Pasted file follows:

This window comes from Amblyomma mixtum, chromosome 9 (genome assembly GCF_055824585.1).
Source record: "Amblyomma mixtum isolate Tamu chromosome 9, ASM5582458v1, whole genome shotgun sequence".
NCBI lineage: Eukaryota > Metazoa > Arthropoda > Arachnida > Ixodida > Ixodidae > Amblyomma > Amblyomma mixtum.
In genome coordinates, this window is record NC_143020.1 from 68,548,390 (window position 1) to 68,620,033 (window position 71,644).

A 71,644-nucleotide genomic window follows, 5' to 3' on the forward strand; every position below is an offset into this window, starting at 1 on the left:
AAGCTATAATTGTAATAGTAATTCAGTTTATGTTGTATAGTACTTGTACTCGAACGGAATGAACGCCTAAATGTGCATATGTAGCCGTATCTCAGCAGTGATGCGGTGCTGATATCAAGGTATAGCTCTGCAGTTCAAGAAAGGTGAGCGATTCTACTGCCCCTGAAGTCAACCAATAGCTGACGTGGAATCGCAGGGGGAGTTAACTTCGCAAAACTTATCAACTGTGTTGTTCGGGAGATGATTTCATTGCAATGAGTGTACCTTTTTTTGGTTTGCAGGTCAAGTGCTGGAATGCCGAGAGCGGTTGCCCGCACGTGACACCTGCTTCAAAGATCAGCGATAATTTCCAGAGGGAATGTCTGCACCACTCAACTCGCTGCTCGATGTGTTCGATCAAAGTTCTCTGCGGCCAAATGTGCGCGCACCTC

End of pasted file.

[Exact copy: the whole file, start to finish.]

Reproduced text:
This window comes from Amblyomma mixtum, chromosome 9 (genome assembly GCF_055824585.1).
Source record: "Amblyomma mixtum isolate Tamu chromosome 9, ASM5582458v1, whole genome shotgun sequence".
NCBI lineage: Eukaryota > Metazoa > Arthropoda > Arachnida > Ixodida > Ixodidae > Amblyomma > Amblyomma mixtum.
In genome coordinates, this window is record NC_143020.1 from 68,548,390 (window position 1) to 68,620,033 (window position 71,644).

A 71,644-nucleotide genomic window follows, 5' to 3' on the forward strand; every position below is an offset into this window, starting at 1 on the left:
AAGCTATAATTGTAATAGTAATTCAGTTTATGTTGTATAGTACTTGTACTCGAACGGAATGAACGCCTAAATGTGCATATGTAGCCGTATCTCAGCAGTGATGCGGTGCTGATATCAAGGTATAGCTCTGCAGTTCAAGAAAGGTGAGCGATTCTACTGCCCCTGAAGTCAACCAATAGCTGACGTGGAATCGCAGGGGGAGTTAACTTCGCAAAACTTATCAACTGTGTTGTTCGGGAGATGATTTCATTGCAATGAGTGTACCTTTTTTTGGTTTGCAGGTCAAGTGCTGGAATGCCGAGAGCGGTTGCCCGCACGTGACACCTGCTTCAAAGATCAGCGATAATTTCCAGAGGGAATGTCTGCACCACTCAACTCGCTGCTCGATGTGTTCGATCAAAGTTCTCTGCGGCCAAATGTGCGCGCACCTC